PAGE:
A Good Reason For A Con-Con

Larry Price
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Wednesday - November 05, 2008
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I thought it was real nice of Gov. Linda Lingle to release state funds for the last round of teacher pay raises. She didn’t have to do that, especially after she had threatened to withhold the funds until random testing of drug and alcohol abuse was implemented.

The Hawaii State Teacher’s Association had negotiated and signed a contract accepting 11 percent pay raises over 18 months, along with the testing. But the testing was delayed pending state Labor Relations Board hearings. Now the HSTA is saying it will agree to random tests if they are limited to certain teachers.

Hopefully, the issue of random drug testing will be settled quickly. What negotiators have demonstrated on both sides of the table is that most do not prepare in anywhere near the detail they should. How much preparation is undertaken depends on the magnitude of an agreement’s consequences, on negotiators’ experience and expertise, and on cultural traits.


Simply put, neither side did its homework. It appears they did not examine the fundamental interests or seriously explore the alternatives to negotiations concerning a random drug testing program.

It’s worth mentioning that the addition of a drug-testing clause in the collective bargaining preparation was a result of public outrage over several high-profile cases of teachers involved with drug busts. The negotiators in this case started out as they have for decades: no brainstorming together, starting with positional bargaining, initiating claiming tactics in the very beginning of the negotiations, and locking out possible joint gains.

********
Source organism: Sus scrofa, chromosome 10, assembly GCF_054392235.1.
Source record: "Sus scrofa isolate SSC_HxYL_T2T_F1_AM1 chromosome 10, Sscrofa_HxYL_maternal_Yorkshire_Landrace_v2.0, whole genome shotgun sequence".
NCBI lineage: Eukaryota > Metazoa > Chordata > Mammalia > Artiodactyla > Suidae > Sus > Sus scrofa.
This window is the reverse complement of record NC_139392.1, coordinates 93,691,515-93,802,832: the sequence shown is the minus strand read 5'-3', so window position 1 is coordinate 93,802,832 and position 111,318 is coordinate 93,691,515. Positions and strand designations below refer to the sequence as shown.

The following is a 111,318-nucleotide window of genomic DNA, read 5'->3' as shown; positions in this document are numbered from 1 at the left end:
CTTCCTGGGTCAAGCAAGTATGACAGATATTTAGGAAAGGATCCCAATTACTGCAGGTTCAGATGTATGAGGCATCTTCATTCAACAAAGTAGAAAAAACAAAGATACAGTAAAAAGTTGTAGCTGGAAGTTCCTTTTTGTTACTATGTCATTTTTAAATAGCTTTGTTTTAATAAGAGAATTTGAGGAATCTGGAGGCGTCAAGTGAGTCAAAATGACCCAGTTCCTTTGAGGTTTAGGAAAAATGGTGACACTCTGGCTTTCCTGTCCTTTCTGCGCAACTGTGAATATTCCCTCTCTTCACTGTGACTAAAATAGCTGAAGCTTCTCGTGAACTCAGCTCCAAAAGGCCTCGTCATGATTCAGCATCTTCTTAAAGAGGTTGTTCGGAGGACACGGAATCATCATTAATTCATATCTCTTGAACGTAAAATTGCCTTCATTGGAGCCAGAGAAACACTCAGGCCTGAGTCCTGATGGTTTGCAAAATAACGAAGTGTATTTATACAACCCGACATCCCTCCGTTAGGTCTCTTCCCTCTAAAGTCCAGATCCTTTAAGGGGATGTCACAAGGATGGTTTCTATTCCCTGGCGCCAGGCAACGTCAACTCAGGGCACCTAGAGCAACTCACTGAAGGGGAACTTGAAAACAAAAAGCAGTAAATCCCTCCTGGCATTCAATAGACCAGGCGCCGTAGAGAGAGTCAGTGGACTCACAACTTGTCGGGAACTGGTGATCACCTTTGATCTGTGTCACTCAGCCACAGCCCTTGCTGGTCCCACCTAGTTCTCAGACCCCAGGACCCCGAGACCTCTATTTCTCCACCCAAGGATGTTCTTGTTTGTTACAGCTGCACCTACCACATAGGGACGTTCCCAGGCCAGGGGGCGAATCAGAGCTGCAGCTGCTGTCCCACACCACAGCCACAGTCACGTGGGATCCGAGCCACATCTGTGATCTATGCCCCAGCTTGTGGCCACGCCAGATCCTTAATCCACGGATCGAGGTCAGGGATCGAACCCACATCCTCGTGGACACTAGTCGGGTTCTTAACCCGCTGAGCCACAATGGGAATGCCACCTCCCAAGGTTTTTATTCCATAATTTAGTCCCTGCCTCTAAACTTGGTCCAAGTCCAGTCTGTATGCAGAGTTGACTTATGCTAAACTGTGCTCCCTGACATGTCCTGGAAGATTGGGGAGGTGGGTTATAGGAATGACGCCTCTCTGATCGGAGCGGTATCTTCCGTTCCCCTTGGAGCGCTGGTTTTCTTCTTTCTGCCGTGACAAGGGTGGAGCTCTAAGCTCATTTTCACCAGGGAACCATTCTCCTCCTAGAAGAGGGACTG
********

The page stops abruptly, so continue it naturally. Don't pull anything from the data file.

When was the last time these negotiators agreed on anything before they initiated negotiations? Neither side was clear about any possible tradeoffs - their best alternative to a negotiated agreement and their reservation values. To make matters worse, the assistance of the American Civil Liberties Union was solicited after the fact.

Traditionally, negotiations with public unions spend more time on cutting up the money available rather than baking a bigger pie to share. Without realizing it, negotiators leave potential gains on the bargaining table and fall into innumerable psychological traps. Example: After the contract with the HSTAwas negotiated and ratified, both sides thought they had performed well - even the public was satisfied with the outcome.

Now the public does not feel satisfied; instead, they feel cheated. The HSTA has the pay raises it asked for, and the public does not have any confidence that the professionals teaching their children are doing it in a drug-free environment. In all failed negotiations, both sides are placing the blame on the other for any and all difficulties encountered along the way.

If there is a reason for a Constitutional Convention, the HSTA and state negotiators have provided one.

The culture of negotiation in Hawaii has been violated. If both sides want to change how collective bargaining is conducted in the state, then they should discuss it in a Con-Con and let the voters decide.

Making “nice nice” is not a viable negotiation strategy.

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